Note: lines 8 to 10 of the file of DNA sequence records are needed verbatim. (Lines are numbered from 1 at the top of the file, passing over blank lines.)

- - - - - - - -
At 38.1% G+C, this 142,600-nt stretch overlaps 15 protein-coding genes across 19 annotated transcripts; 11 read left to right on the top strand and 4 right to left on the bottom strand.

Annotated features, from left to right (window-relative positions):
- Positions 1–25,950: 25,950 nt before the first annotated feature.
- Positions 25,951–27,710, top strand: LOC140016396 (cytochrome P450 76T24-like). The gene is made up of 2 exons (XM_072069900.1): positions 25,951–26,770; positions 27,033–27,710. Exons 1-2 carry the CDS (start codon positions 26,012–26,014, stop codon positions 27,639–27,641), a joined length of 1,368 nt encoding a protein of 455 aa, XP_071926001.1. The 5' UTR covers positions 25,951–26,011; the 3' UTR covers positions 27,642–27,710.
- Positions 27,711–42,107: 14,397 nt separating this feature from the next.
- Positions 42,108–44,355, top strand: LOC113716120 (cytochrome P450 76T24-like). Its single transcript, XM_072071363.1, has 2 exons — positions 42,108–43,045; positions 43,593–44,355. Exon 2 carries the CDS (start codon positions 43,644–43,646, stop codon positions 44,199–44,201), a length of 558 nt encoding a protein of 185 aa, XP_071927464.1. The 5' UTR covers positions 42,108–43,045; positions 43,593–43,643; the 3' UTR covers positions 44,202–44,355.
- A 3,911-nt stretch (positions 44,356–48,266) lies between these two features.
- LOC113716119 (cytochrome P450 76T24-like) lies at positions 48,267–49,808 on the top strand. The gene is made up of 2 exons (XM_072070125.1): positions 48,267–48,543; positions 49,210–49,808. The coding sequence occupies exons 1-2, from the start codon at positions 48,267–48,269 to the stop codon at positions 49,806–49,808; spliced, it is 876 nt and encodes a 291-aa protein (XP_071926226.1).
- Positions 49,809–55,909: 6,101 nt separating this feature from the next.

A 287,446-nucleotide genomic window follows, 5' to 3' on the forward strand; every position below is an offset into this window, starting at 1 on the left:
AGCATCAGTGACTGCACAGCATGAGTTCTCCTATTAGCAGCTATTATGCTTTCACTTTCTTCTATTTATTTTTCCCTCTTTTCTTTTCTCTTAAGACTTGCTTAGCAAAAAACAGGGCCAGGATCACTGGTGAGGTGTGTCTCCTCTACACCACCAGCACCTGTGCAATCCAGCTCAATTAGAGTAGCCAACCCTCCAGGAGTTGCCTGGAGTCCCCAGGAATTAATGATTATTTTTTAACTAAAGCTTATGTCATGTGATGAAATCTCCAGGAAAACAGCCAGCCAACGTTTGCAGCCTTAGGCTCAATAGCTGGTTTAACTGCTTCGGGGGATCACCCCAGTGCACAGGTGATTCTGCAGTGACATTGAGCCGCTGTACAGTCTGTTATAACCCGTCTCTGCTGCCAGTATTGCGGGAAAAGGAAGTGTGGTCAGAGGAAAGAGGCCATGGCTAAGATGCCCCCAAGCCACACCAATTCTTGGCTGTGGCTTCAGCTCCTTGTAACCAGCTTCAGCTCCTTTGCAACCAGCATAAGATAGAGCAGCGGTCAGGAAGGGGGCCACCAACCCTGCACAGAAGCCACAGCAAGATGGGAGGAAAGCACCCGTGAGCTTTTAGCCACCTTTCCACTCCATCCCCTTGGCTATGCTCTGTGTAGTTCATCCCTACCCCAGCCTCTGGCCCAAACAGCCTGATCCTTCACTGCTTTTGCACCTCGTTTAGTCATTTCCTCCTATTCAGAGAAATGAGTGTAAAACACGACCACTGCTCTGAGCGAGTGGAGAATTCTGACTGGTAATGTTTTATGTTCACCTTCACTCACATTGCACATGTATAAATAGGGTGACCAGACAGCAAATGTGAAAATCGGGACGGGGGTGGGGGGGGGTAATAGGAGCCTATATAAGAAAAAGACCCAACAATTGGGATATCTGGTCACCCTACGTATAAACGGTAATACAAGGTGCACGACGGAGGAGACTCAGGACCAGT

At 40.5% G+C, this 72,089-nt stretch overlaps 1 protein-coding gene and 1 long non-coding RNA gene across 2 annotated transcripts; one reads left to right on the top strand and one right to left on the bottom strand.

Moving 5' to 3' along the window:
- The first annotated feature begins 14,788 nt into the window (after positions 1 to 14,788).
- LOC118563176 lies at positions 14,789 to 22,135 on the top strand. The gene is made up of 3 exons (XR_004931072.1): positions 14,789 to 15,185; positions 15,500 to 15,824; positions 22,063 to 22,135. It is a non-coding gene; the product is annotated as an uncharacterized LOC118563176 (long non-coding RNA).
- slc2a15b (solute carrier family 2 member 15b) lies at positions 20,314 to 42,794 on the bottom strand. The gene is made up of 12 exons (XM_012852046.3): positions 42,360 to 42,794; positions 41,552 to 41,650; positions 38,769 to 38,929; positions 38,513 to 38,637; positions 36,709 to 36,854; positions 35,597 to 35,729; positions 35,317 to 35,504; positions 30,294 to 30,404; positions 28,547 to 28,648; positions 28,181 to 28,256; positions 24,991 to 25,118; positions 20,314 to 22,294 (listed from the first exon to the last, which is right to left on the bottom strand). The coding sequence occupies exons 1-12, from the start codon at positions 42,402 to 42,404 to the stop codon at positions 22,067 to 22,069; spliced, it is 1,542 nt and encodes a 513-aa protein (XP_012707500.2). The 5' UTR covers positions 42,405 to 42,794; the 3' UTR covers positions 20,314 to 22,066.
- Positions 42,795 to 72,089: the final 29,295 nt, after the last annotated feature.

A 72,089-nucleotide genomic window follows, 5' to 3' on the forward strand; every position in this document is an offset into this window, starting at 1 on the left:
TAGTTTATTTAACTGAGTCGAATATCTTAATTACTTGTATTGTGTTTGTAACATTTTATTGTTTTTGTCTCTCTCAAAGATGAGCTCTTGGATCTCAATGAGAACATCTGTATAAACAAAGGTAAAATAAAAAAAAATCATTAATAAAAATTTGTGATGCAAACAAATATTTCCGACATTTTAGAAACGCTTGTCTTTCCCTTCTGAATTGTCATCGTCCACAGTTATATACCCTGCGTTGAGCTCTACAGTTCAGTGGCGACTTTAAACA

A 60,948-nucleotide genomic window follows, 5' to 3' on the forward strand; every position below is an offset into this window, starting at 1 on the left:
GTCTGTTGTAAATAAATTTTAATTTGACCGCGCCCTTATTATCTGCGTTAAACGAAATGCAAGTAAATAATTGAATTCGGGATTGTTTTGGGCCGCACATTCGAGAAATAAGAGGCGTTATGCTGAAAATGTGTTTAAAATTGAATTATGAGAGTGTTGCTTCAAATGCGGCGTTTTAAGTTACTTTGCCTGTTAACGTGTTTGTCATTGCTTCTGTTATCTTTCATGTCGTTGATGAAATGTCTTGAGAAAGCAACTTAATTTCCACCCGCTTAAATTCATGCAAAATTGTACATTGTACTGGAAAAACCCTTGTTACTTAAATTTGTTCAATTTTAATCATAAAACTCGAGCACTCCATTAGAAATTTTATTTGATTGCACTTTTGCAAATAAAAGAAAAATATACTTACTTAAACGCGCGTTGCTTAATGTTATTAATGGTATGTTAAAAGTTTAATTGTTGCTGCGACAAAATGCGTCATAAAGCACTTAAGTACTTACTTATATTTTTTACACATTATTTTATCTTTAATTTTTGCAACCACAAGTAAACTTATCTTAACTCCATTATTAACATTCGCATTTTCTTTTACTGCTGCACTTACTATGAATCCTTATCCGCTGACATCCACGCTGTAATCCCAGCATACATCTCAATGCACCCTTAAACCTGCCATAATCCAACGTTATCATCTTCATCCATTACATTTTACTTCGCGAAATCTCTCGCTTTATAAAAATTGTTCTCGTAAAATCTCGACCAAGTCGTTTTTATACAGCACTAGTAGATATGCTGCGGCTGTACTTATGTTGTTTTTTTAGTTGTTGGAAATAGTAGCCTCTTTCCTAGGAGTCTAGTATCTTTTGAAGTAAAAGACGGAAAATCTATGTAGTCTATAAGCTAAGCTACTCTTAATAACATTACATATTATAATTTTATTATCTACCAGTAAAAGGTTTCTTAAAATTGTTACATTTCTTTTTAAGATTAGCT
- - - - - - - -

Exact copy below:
- LOC113716119 (cytochrome P450 76T24-like) lies at positions 48,267–49,808 on the top strand. The gene is made up of 2 exons (XM_072070125.1): positions 48,267–48,543; positions 49,210–49,808. The coding sequence occupies exons 1-2, from the start codon at positions 48,267–48,269 to the stop codon at positions 49,806–49,808; spliced, it is 876 nt and encodes a 291-aa protein (XP_071926226.1).
- Positions 49,809–55,909: 6,101 nt separating this feature from the next.

A 287,446-nucleotide genomic window follows, 5' to 3' on the forward strand; every position below is an offset into this window, starting at 1 on the left: